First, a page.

Cast: Robert Caulfield (Gene Hackman), Carol Hunnicut (Anne Archer), Nelson (James B. Sikking), Michael Tarlow (J. T. Walsh), Dominick Benti (M. Emmet Walsh), Kathryn Weller (Susan Hogan), Jack Wootton (Nigel Bennett), Martin Larner (J. A. Preston), Harris Yulin (Leo Watts)
Director: Peter Hyams
Theatrical release: 09/21/1990
DVD Date: 03/03/2009
Running Time: 99 minutes
Note(s): The screenplay was adapted from an earlier film The Narrow Margin (1952), which itself was adapted from an unpublished short story by Martin Goldsmith and Jack Leonard.
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Review: In my on-going quest to watch every film starring Gene Hackman, I unearthed Narrow Margin, made in 1990 and recently re-released on DVD. The movie also stars Anne Archer, another fine actor who rarely disappoints. Narrow Margin is a remake of a 1952 film, The Narrow Margin, which I have not seen but seems to be widely considered to be one of the classic, if relatively minor, examples of film noir of the decade. The Narrow Margin was adapted by Martin Goldsmith and Jack Leonard from their unpublished short story of the same name and their screenplay was nominated for an Academy Award in 1953.
Gene Hackman plays Los Angeles Assistant District Attorney Robert Caulfield who learns there is a witness to a murder in which mob boss Leo Watts was present, a rare opportunity to take Watts down and put him away. The witness, Carol Hunnicut (Anne Archer), has fled the country to her brother's remote cabin in Canada. Caulfield intends to bring her back to Los Angeles to testify.
He locates Carol but they come immediately under fire from above; a helicopter has tracked Caulfield to the cabin and is shooting at them. They manage to escape in her truck to a nearby train depot where they buy tickets to Vancouver, the nearest major city. Arrival isn't until the next morning, but they think they can make it ... until Caulfield spots two men also boarding the train, identifying both as hit men. They recognize him as well, but since he's alone at the time, Carol already on board, they don't know what she looks like.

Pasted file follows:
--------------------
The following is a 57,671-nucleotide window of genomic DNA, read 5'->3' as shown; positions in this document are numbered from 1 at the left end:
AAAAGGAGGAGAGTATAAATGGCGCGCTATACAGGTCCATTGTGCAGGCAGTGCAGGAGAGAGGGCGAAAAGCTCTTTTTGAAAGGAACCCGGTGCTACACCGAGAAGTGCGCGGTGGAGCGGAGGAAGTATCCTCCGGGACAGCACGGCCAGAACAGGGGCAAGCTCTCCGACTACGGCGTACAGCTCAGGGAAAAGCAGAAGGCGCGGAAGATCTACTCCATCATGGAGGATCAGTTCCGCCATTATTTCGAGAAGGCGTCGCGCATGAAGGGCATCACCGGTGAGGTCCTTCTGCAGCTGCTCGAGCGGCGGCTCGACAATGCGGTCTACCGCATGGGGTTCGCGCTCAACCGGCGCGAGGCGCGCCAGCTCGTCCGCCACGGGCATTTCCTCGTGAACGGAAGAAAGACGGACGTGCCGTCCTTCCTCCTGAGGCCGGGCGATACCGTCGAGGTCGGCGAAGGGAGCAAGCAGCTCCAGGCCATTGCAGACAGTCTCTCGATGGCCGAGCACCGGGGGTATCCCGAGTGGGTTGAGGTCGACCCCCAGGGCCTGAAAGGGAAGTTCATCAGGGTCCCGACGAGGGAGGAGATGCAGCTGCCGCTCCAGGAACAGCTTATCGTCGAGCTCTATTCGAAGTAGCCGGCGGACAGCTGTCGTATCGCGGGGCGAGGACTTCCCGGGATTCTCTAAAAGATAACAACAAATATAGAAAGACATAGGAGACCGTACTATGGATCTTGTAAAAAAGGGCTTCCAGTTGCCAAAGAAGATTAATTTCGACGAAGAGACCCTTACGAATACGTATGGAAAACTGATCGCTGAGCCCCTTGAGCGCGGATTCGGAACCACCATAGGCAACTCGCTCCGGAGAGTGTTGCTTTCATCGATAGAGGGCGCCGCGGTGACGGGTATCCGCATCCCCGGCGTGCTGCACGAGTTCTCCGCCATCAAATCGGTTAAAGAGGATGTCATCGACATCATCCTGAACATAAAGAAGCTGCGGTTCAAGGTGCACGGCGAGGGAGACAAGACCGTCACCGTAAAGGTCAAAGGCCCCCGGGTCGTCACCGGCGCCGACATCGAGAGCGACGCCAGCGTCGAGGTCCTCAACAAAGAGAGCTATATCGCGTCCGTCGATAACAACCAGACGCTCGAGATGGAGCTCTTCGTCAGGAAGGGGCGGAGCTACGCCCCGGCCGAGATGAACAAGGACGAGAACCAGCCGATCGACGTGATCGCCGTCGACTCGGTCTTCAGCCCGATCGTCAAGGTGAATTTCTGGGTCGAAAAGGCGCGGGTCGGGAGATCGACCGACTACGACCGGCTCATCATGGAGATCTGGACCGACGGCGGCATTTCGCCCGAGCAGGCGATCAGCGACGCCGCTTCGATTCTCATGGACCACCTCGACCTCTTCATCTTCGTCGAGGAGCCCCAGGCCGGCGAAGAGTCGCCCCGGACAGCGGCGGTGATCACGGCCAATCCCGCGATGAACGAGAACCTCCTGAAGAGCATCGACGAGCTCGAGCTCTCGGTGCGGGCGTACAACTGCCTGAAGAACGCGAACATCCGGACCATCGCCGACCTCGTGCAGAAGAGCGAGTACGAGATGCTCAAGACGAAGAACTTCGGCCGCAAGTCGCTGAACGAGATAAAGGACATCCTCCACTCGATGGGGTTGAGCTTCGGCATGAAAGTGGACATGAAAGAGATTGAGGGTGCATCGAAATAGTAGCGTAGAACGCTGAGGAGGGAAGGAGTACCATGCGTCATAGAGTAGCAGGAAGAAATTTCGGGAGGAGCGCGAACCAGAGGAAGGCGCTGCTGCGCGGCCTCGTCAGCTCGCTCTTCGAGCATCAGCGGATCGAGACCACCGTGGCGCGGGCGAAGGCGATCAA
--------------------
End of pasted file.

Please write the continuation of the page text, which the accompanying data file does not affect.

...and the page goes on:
As the train heads westward overnight, it becomes a cat-and-mouse game for Caulfield, keeping Carol hidden from the two men on board the train out to kill her and coming up with a way of getting them both off the train alive.
There are no surprises in Narrow Margin, virtually every frame is utterly predictable, right down to who the good guys are and who are not. But in some ways, no, make that many ways, that's the great appeal here; it doesn't deviate from the standard thriller formula by adding unnecessary subplots or ridiculous romantic interludes or irrelevant action sequences. Rather, it focuses on engaging the viewer, drawing them in with terrific performances, a taut script, and crisp direction.
For the most part, the film is beautifully shot. Not unexpectedly, the tight confinement on board the train adds to the sense of claustrophobia experienced by both Caulfield and Carol. The external scenes contribute to this, the remoteness of the area through which the train is traveling, though vast, conveying a sense of isolation. A minor quibble: the producers cut costs with some external scenes of the train by using obvious scale models; one wonders how much they actually saved versus how poor they look in the film.
The movie ends with a short scene that, quite appropriately, features Hackman's trademark smirk.
I greatly enjoyed Narrow Margin. I especially like the fact that it remained focused on its primary storyline, was suspenseful in a Hitchcockian sort of way, and featured uniformly credible performances, in particular that of Gene Hackman, who continues to impress.
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